How Dean Lister Changed The Grappling World Forever
First off, let’s start with some of the most important accomplishments by Dean Lister. After all, that is how people gauge most athletes in modern society – by the number of trophies and medals they own. While Dean owns bucketloads of them, he has influenced the grappling world in many more ways than just by performing impressively.
Already more well-versed in leg locks than anyone else in the tournament, Dean Lister first tried his hand at the ADCC in 2001. He lost in his second match, to Ricardo Almeida. He repeated the feat in 2003, winning the trials and losing in his second match, this time to Xande Ribeiro. However, he a second the next day in the absolute, after another competitor had to pull out. Dean then won the absolute division of the ADCC with 3 submissions in 4 matches. He went on to win his division in the 2011 ADCC and got silver in the 2013 one.
It was his 2003 upset performance though, that got him a chance to launch his MMA career. He was already fighting for King of the Cage, but his ADCC title got him into Pride, where he more than delivered. He lost to Amar Suloev in his first fight and beat Akira Shinji in his second before moving to the UFC in 2006. Lister went on to win 4 fights and lose 3 between 2006 and 2008, also appearing on The Ultimate Fighter. Lister has an MMA record of 13-7, with 11 of his victories coming via submission.
It wasn’t his performances though, that impacted the grappling world as much as his personality and charisma. His unforgettable sentence “why would you ignore 50% of the human body) that he said to John Danaher was the one sentence that ended up creating tectonic changes in the world of Jiu-Jitsu.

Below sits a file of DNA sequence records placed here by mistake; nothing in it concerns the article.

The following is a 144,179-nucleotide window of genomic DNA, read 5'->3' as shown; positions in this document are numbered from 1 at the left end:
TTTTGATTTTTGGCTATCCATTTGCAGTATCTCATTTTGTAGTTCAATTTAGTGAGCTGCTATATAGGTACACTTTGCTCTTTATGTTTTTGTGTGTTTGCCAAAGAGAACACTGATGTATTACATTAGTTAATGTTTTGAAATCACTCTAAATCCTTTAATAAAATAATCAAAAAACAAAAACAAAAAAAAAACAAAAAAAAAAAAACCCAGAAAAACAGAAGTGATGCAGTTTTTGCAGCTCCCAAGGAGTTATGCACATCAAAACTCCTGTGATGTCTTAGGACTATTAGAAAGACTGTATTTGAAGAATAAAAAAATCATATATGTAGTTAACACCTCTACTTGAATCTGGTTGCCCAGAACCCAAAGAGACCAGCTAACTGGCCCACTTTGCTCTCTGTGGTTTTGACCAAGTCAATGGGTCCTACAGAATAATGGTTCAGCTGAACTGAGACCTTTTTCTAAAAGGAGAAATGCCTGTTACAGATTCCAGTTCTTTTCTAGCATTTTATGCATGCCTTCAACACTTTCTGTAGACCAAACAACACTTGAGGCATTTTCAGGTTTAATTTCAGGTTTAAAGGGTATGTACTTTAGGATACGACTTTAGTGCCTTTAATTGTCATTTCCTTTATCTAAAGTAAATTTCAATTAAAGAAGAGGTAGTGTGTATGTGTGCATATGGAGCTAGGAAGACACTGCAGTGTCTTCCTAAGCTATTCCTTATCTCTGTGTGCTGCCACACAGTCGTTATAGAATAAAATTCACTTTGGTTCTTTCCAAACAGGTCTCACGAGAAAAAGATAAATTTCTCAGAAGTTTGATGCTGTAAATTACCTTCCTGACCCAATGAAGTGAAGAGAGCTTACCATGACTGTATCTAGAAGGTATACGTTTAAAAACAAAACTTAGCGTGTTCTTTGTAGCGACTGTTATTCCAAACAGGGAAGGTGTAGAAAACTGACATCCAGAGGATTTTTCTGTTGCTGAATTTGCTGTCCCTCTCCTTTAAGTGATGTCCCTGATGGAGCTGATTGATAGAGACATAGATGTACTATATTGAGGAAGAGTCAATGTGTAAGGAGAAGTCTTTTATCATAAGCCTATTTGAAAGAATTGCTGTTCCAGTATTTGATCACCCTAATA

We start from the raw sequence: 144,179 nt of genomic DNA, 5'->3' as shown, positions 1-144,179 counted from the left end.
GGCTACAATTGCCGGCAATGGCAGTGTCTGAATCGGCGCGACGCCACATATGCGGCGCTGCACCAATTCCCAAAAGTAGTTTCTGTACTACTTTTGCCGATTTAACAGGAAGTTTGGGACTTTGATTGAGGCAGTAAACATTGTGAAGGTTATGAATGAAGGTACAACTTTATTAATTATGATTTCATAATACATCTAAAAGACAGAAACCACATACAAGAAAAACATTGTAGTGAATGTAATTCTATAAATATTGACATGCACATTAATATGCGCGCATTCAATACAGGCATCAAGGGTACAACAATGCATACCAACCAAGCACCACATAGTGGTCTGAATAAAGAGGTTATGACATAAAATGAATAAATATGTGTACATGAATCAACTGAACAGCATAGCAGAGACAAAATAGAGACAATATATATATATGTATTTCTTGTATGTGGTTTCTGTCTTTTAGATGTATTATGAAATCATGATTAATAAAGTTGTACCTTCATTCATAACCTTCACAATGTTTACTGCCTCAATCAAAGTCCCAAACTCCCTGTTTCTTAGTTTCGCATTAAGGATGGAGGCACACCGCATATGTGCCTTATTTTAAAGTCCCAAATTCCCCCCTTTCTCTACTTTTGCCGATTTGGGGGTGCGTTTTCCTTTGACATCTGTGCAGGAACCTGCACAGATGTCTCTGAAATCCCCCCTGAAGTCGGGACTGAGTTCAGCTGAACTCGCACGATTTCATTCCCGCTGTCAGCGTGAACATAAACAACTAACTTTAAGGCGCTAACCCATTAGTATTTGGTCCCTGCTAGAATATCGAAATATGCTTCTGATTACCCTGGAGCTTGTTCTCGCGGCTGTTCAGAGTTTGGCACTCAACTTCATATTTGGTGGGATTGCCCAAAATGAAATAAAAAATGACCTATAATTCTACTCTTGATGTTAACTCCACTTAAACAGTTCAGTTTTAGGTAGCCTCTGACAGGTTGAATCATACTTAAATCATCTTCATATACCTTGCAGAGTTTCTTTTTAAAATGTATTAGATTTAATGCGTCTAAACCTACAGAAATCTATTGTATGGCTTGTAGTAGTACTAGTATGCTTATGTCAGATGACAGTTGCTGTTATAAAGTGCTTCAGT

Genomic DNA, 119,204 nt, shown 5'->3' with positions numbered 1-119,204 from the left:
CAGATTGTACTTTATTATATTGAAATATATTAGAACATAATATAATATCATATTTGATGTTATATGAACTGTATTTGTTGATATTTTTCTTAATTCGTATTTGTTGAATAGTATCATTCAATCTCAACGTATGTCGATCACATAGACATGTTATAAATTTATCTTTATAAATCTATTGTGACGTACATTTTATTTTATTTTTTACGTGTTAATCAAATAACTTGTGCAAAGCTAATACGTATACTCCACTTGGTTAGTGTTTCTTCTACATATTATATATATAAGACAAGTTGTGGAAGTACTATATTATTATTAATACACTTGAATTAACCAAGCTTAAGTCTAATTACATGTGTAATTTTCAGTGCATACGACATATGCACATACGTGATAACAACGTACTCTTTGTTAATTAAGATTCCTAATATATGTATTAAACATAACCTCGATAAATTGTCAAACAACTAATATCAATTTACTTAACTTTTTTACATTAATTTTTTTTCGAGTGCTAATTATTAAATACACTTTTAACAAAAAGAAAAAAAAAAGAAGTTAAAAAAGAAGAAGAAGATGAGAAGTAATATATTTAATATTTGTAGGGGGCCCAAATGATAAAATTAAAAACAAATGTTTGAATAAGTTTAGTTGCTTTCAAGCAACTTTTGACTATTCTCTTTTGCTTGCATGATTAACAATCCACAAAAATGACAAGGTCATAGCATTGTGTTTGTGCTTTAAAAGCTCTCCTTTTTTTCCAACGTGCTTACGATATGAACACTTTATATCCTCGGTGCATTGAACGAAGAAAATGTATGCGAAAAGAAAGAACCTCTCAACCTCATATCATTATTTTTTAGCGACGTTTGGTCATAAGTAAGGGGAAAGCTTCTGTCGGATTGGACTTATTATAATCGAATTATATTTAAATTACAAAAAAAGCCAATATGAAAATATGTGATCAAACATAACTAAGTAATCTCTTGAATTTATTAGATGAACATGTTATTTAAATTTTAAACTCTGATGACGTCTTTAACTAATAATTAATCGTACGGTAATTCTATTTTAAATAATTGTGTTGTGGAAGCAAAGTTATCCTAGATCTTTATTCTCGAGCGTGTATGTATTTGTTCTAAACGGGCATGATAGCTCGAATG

Lessons From Dean Lister
For those of us that have not had the chance of training with Dean Lister one person, whether in his academy or at seminars, there’s a lot to learn from the Boogeyman. He has amazing matches, some really detailed instructionals as well as some great life experiences that he has shared previously.
Of course, a huge thing that pretty much defines Lister is his knowledge of leg locks. He took all that crazy Sambo knowledge and dissected it, creating a successful heel hooking system of his own that got him many victories, and just as many haters among the “old school BJJ” proponents in the early 2000s. He did, however, end up with a complete leg locking system of his own that was the foundation for the modern leg lock attacks.